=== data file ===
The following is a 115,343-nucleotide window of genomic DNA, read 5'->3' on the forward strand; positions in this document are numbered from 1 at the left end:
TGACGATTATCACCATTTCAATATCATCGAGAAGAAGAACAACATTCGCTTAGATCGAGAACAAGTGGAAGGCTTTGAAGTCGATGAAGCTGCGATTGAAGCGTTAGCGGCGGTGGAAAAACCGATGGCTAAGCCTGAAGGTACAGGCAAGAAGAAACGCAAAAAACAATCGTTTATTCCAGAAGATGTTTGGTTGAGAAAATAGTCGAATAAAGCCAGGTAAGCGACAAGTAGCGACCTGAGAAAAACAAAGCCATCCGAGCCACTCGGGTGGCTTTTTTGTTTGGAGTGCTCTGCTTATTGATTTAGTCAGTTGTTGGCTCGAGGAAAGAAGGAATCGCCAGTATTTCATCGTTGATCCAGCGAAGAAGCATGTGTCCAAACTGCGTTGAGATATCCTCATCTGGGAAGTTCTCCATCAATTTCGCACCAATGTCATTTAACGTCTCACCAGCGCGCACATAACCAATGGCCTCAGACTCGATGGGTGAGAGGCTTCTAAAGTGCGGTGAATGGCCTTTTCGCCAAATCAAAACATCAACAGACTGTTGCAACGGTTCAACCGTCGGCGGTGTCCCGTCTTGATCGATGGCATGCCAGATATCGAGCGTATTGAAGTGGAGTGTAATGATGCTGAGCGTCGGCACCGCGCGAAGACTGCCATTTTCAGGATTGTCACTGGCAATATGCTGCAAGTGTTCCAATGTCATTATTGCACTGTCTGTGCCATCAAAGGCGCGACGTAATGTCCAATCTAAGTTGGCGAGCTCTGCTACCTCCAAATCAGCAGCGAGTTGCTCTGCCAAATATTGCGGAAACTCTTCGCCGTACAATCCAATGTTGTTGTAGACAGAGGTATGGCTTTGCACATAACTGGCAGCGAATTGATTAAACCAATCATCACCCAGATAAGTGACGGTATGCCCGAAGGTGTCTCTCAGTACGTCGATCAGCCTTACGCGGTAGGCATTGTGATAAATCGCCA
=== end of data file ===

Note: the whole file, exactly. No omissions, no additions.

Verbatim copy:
The following is a 115,343-nucleotide window of genomic DNA, read 5'->3' on the forward strand; positions in this document are numbered from 1 at the left end:
TGACGATTATCACCATTTCAATATCATCGAGAAGAAGAACAACATTCGCTTAGATCGAGAACAAGTGGAAGGCTTTGAAGTCGATGAAGCTGCGATTGAAGCGTTAGCGGCGGTGGAAAAACCGATGGCTAAGCCTGAAGGTACAGGCAAGAAGAAACGCAAAAAACAATCGTTTATTCCAGAAGATGTTTGGTTGAGAAAATAGTCGAATAAAGCCAGGTAAGCGACAAGTAGCGACCTGAGAAAAACAAAGCCATCCGAGCCACTCGGGTGGCTTTTTTGTTTGGAGTGCTCTGCTTATTGATTTAGTCAGTTGTTGGCTCGAGGAAAGAAGGAATCGCCAGTATTTCATCGTTGATCCAGCGAAGAAGCATGTGTCCAAACTGCGTTGAGATATCCTCATCTGGGAAGTTCTCCATCAATTTCGCACCAATGTCATTTAACGTCTCACCAGCGCGCACATAACCAATGGCCTCAGACTCGATGGGTGAGAGGCTTCTAAAGTGCGGTGAATGGCCTTTTCGCCAAATCAAAACATCAACAGACTGTTGCAACGGTTCAACCGTCGGCGGTGTCCCGTCTTGATCGATGGCATGCCAGATATCGAGCGTATTGAAGTGGAGTGTAATGATGCTGAGCGTCGGCACCGCGCGAAGACTGCCATTTTCAGGATTGTCACTGGCAATATGCTGCAAGTGTTCCAATGTCATTATTGCACTGTCTGTGCCATCAAAGGCGCGACGTAATGTCCAATCTAAGTTGGCGAGCTCTGCTACCTCCAAATCAGCAGCGAGTTGCTCTGCCAAATATTGCGGAAACTCTTCGCCGTACAATCCAATGTTGTTGTAGACAGAGGTATGGCTTTGCACATAACTGGCAGCGAATTGATTAAACCAATCATCACCCAGATAAGTGACGGTATGCCCGAAGGTGTCTCTCAGTACGTCGATCAGCCTTACGCGGTAGGCATTGTGATAAATCGCCA